For each of the last two years, Spanish Springs student athletes have led the event in attendance. For last year’s initial event, all 11 Cougar student athletes who got the invite, took part. This past weekend, 11 of 12 SSHS invitees participated.
“This training breaks down barriers,” Spanish Springs athletic director Art Anderson said. “It’s an excellent way to get our student athletes the training to be leaders on and off the field.
“Sometimes, we pick kids to be captains, but don’t train them to be leaders. Sometimes, we neglect doing that. Now, we can provide them with that. I only hear positive things from the kids who attend.”
Charlie Walsh, the long-time athletic administrator at Sparks High, assumes that role at Wooster High as he gears up for the fast-approaching new school year. He was in attendance last weekend and had rave reviews of the event.
“It was awesome. It’s unbelievable what they do with the kids,” he said. “It was a great team-building experience, very motivational. It was way-cool … It was high octane from the minute the kids come in. I truly enjoyed being there.”
He wasn’t the only one.
“I liked it. It was a better experience than I thought it would be,” said Cori Gammon, a basketball and softball athlete, who will be a senior at Reed High. “You weren’t in the bleachers just listening to people talk. It was very active. It gave you a lot of tools for when you go back to school. They told us you have to step out of your comfort zone … You have to realize everyone can have a bad day. Everyone is going through their own issues. They taught us, if you’re nice, you’ll get a better response and give respect to everyone who plays.”
Gammon was one of four Reed High athletes to attend, along with Sierra Hooft, Andi Lee and Hannah Martini. The Rail City’s third high school, Sparks High, was also well represented. Eight Railroader athletes attended.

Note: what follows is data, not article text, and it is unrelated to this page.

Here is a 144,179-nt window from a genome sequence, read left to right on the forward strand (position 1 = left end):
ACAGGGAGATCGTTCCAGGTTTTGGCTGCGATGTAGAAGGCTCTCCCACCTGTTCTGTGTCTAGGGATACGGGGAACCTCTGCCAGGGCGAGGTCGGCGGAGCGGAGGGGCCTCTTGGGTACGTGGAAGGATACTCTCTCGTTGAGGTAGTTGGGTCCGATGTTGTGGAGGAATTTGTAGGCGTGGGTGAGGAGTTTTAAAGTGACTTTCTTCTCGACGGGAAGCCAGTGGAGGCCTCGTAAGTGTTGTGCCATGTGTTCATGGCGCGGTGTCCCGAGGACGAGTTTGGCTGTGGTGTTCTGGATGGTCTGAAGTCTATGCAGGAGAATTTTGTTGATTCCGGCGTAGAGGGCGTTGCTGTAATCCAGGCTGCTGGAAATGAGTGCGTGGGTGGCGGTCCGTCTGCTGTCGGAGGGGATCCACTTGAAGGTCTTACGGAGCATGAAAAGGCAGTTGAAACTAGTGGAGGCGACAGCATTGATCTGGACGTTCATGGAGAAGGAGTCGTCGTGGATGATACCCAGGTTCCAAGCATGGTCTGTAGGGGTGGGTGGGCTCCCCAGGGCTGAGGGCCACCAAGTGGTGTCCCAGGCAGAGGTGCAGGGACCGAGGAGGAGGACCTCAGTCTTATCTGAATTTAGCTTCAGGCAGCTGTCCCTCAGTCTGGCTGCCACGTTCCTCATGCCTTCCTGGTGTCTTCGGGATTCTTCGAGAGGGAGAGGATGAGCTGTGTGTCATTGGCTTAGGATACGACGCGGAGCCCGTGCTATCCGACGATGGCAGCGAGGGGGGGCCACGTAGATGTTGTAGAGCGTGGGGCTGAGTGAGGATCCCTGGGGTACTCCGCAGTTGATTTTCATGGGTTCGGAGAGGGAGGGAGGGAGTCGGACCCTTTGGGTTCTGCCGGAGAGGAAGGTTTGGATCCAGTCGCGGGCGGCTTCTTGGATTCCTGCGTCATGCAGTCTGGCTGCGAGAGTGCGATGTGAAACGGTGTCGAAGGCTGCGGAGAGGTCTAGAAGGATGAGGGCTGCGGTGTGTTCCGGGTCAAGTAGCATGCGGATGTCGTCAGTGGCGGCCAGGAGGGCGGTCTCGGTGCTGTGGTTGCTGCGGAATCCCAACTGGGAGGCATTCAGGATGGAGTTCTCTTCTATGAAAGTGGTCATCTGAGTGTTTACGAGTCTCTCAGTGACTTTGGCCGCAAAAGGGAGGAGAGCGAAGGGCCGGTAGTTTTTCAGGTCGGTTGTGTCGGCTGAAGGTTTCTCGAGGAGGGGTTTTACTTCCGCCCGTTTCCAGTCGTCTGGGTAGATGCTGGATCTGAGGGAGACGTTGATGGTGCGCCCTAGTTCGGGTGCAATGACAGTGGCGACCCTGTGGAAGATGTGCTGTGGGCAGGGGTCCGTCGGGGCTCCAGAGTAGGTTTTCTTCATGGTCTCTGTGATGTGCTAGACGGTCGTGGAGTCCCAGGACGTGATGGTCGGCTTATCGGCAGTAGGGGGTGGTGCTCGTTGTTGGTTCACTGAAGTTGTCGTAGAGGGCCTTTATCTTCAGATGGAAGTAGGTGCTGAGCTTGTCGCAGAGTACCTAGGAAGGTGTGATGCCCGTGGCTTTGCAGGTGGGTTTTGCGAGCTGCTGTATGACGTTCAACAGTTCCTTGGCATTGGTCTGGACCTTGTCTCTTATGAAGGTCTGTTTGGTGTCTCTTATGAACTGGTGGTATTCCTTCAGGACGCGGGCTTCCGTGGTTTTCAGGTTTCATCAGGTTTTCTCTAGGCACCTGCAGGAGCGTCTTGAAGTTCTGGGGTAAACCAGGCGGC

Different kids took different values away from the experience.
“No matter what you’re doing, you’re always leader,” Spanish Springs junior basketball and tennis athlete Riley Holladay said. “Others are always looking to see how you’ll react. You need to react in a way that will represent you well.
“It will also help me work with officials, how to approach them, to keep my composure.”
Lyndsey Anderson a junior three-sport athlete at Spanish Springs (volleyball, basketball, track) enjoyed her day at the training and took away a few lessons as well.
“It was interesting. There were people I thought before that I probably wouldn’t have liked. But once I got to know them, I realized they were kind of cool,” Anderson said. “This will help us to keep from getting more angry during a game and having bad feelings about the team. They aren’t mean. Things happen by accident in the heat of the game. This helps you realize that.”
And that’s what it’s all about according to Whellams.
“We know athletes have a huge impact on a campus,” he said. “Athletes carry a lot of weight in what the culture of a school is like. Hopefully, this training helps them realize leadership extends far beyond the field of whatever sport they play.”